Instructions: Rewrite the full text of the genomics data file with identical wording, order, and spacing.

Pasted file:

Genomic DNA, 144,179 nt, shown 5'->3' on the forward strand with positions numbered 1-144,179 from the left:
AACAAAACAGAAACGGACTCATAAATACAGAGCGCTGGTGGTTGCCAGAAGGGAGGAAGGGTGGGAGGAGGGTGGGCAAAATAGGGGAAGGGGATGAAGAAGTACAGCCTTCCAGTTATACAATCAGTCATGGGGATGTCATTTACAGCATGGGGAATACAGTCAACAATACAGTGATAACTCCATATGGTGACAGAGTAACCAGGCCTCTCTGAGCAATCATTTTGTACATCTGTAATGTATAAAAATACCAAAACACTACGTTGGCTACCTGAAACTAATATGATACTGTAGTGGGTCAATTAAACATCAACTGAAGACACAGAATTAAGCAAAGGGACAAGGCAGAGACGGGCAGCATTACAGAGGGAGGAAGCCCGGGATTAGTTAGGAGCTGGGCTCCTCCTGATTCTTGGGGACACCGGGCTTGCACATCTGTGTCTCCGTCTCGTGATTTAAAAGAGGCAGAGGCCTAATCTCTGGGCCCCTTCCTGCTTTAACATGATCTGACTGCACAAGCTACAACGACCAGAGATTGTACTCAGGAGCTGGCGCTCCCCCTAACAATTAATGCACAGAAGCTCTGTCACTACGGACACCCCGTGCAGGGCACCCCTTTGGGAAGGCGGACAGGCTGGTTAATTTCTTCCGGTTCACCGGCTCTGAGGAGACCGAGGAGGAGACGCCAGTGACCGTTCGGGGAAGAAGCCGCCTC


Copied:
Genomic DNA, 144,179 nt, shown 5'->3' on the forward strand with positions numbered 1-144,179 from the left:
AACAAAACAGAAACGGACTCATAAATACAGAGCGCTGGTGGTTGCCAGAAGGGAGGAAGGGTGGGAGGAGGGTGGGCAAAATAGGGGAAGGGGATGAAGAAGTACAGCCTTCCAGTTATACAATCAGTCATGGGGATGTCATTTACAGCATGGGGAATACAGTCAACAATACAGTGATAACTCCATATGGTGACAGAGTAACCAGGCCTCTCTGAGCAATCATTTTGTACATCTGTAATGTATAAAAATACCAAAACACTACGTTGGCTACCTGAAACTAATATGATACTGTAGTGGGTCAATTAAACATCAACTGAAGACACAGAATTAAGCAAAGGGACAAGGCAGAGACGGGCAGCATTACAGAGGGAGGAAGCCCGGGATTAGTTAGGAGCTGGGCTCCTCCTGATTCTTGGGGACACCGGGCTTGCACATCTGTGTCTCCGTCTCGTGATTTAAAAGAGGCAGAGGCCTAATCTCTGGGCCCCTTCCTGCTTTAACATGATCTGACTGCACAAGCTACAACGACCAGAGATTGTACTCAGGAGCTGGCGCTCCCCCTAACAATTAATGCACAGAAGCTCTGTCACTACGGACACCCCGTGCAGGGCACCCCTTTGGGAAGGCGGACAGGCTGGTTAATTTCTTCCGGTTCACCGGCTCTGAGGAGACCGAGGAGGAGACGCCAGTGACCGTTCGGGGAAGAAGCCGCCTC